The BEA, and the Crapshoot of Event Audiences

Last week’s Book Expo America at the Javits Center in NYC was like a gathering of a huge clan.  I felt almost a familial recognition as I moved with the mobs traipsing through the convention center. These were my people – book people. For four days, publishers, distributors, and authors welcomed passionate booksellers, librarians and on Saturday, the public, to peruse new and upcoming books, schmooze, meet their favorite authors and score signed books and Advanced Reader Copies.

blurry bea

It was my first time at #BEA and I went alone. Unsure what my stamina or crowd-tolerance might be, I wanted to be free to linger or leave. In fact, I wandered the exhibits for hours chatting with publishers, reveling in the pleasure of being a ‘customer’, diving into book displays, taking only what I absolutely couldn’t resist since my shelves are already sagging. I did not bring any bags with me (never mind a shopping cart like some) but when I spotted this tote slung over a few shoulders, I just had to have one.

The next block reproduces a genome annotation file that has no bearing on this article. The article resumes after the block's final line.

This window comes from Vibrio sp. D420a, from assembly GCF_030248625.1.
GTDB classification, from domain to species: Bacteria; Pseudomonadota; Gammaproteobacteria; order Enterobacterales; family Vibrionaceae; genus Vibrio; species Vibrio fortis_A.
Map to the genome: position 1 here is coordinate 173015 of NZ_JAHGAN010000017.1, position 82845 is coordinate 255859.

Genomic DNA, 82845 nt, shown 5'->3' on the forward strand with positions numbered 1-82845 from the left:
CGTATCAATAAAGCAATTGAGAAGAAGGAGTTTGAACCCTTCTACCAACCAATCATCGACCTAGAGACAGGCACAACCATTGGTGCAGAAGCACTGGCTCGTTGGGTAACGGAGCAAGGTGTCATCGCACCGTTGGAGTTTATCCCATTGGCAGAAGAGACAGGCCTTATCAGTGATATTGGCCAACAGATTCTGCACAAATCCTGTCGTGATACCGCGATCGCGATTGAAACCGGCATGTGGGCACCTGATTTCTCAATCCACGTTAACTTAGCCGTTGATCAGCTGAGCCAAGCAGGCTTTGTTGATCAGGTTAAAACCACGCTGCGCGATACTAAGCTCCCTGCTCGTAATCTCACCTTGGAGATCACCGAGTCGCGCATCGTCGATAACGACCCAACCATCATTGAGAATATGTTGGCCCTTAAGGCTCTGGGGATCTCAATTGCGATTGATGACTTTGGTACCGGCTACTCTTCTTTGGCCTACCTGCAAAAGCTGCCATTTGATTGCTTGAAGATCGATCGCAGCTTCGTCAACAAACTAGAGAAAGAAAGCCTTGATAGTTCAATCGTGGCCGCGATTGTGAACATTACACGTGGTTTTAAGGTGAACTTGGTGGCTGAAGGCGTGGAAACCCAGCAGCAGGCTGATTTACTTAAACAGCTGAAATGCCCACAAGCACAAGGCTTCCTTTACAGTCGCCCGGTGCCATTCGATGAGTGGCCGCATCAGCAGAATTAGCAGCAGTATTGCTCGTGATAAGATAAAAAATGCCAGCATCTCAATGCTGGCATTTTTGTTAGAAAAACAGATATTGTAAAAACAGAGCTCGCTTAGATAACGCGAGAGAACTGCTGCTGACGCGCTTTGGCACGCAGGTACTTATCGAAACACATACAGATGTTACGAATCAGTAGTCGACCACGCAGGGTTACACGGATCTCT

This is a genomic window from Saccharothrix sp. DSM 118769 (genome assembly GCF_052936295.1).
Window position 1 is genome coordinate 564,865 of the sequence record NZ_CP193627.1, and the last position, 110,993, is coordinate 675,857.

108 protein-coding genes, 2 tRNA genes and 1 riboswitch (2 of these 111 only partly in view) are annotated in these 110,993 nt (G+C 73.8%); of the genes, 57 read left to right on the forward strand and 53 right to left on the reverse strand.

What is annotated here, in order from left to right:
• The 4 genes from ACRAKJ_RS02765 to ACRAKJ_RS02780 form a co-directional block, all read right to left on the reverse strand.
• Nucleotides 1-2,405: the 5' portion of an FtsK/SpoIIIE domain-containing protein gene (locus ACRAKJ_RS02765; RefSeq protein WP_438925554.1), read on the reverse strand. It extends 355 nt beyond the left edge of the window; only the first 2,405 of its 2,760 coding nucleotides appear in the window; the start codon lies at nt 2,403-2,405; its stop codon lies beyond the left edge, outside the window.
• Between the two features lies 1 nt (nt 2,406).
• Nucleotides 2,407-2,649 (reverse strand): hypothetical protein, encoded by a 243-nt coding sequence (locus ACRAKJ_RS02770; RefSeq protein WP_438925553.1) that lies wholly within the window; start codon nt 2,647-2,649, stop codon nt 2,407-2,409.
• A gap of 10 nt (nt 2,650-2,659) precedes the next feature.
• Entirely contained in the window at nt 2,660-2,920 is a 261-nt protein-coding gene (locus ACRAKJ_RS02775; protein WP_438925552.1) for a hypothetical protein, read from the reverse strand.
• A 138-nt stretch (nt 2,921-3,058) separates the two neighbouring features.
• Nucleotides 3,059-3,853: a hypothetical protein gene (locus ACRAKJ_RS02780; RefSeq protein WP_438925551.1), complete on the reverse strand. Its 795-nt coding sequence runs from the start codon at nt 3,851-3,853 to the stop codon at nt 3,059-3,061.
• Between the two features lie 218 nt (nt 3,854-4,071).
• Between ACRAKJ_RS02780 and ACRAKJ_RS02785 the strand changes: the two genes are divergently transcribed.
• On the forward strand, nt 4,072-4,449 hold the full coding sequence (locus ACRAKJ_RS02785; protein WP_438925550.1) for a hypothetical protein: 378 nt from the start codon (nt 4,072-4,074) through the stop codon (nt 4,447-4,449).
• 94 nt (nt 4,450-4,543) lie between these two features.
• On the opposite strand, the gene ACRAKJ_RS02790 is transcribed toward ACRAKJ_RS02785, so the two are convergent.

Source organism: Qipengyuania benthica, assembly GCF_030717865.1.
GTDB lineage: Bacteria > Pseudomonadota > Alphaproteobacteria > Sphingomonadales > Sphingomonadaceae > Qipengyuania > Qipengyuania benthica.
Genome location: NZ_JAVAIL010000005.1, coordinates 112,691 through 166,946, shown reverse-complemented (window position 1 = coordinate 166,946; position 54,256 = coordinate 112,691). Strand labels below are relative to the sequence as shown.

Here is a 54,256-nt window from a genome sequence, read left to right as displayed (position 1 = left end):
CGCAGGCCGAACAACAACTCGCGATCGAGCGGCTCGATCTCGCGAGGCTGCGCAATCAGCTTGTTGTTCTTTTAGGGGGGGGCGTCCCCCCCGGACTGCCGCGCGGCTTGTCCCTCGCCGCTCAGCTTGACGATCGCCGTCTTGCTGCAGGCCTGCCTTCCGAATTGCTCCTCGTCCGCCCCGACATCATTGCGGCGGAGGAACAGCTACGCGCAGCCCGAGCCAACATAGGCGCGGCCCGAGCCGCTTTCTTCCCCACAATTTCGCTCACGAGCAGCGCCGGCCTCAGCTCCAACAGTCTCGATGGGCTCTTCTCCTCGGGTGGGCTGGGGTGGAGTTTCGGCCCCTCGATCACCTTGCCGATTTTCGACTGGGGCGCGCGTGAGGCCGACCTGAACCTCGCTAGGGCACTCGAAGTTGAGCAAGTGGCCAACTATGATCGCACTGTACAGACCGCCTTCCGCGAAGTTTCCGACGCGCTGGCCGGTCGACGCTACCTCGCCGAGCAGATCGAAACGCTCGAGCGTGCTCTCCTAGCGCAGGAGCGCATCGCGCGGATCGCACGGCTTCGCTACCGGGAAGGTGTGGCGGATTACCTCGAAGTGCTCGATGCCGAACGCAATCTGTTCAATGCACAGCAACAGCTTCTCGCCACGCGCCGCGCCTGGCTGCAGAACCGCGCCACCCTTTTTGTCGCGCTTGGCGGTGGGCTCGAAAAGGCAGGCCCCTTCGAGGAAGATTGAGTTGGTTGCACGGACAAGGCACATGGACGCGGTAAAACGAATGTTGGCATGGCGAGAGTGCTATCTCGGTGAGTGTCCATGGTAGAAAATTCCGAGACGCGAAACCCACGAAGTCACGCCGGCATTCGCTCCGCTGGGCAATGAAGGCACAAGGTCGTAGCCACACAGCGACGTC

The long lines to meet authors did not tempt me. Having hosted author events for so many years, any thrill in a signature I ever might have had is gone. What I could not do is pass by an author alone behind their stack of books, or ignore someone’s call to me, ‘would you like an autographed book?’ — what could I say? No? Of course not. I chatted and gratefully accepted signed copies, increasing my weight-bearing workout as the day progressed. Somehow, I can’t help feeling responsible for the struggling author.

I did consider waiting for David Mitchell who was signing at 2:00 PM but instead happened by the delightful and entertaining “Women of Contemporary Fiction” panel featuring bestselling novelists Liane Moriarty, Amy Bloom, Randy Susan Meyers, Susan Jane Gilman, moderated by Elin Hilderbrand. Elin asked the hysterically funny, self-deprecating and whip-smart authors on the panel to share their career low-point. Amy Bloom began and the others followed with tales of poorly attended book signings — audiences composed only of the local homeless guy and their parents.